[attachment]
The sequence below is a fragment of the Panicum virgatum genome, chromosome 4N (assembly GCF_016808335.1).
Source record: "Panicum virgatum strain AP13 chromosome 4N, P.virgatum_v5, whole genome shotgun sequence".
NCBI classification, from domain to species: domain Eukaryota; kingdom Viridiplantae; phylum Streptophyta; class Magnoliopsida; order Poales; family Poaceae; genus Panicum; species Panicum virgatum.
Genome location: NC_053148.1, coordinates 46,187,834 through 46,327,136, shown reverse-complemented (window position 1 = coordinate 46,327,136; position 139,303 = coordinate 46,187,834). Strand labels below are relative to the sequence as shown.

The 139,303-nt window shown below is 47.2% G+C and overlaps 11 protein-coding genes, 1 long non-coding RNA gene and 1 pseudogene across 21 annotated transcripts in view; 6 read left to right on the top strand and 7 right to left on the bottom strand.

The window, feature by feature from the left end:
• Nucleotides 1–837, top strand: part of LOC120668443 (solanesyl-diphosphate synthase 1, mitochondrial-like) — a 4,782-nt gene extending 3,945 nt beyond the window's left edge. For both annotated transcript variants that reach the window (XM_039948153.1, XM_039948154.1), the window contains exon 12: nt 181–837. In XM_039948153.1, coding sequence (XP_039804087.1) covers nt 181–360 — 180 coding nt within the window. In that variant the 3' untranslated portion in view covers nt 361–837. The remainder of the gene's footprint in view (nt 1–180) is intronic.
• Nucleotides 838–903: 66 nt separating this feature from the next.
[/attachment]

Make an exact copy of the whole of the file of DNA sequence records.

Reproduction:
The sequence below is a fragment of the Panicum virgatum genome, chromosome 4N (assembly GCF_016808335.1).
Source record: "Panicum virgatum strain AP13 chromosome 4N, P.virgatum_v5, whole genome shotgun sequence".
NCBI classification, from domain to species: domain Eukaryota; kingdom Viridiplantae; phylum Streptophyta; class Magnoliopsida; order Poales; family Poaceae; genus Panicum; species Panicum virgatum.
Genome location: NC_053148.1, coordinates 46,187,834 through 46,327,136, shown reverse-complemented (window position 1 = coordinate 46,327,136; position 139,303 = coordinate 46,187,834). Strand labels below are relative to the sequence as shown.

The 139,303-nt window shown below is 47.2% G+C and overlaps 11 protein-coding genes, 1 long non-coding RNA gene and 1 pseudogene across 21 annotated transcripts in view; 6 read left to right on the top strand and 7 right to left on the bottom strand.

The window, feature by feature from the left end:
• Nucleotides 1–837, top strand: part of LOC120668443 (solanesyl-diphosphate synthase 1, mitochondrial-like) — a 4,782-nt gene extending 3,945 nt beyond the window's left edge. For both annotated transcript variants that reach the window (XM_039948153.1, XM_039948154.1), the window contains exon 12: nt 181–837. In XM_039948153.1, coding sequence (XP_039804087.1) covers nt 181–360 — 180 coding nt within the window. In that variant the 3' untranslated portion in view covers nt 361–837. The remainder of the gene's footprint in view (nt 1–180) is intronic.
• Nucleotides 838–903: 66 nt separating this feature from the next.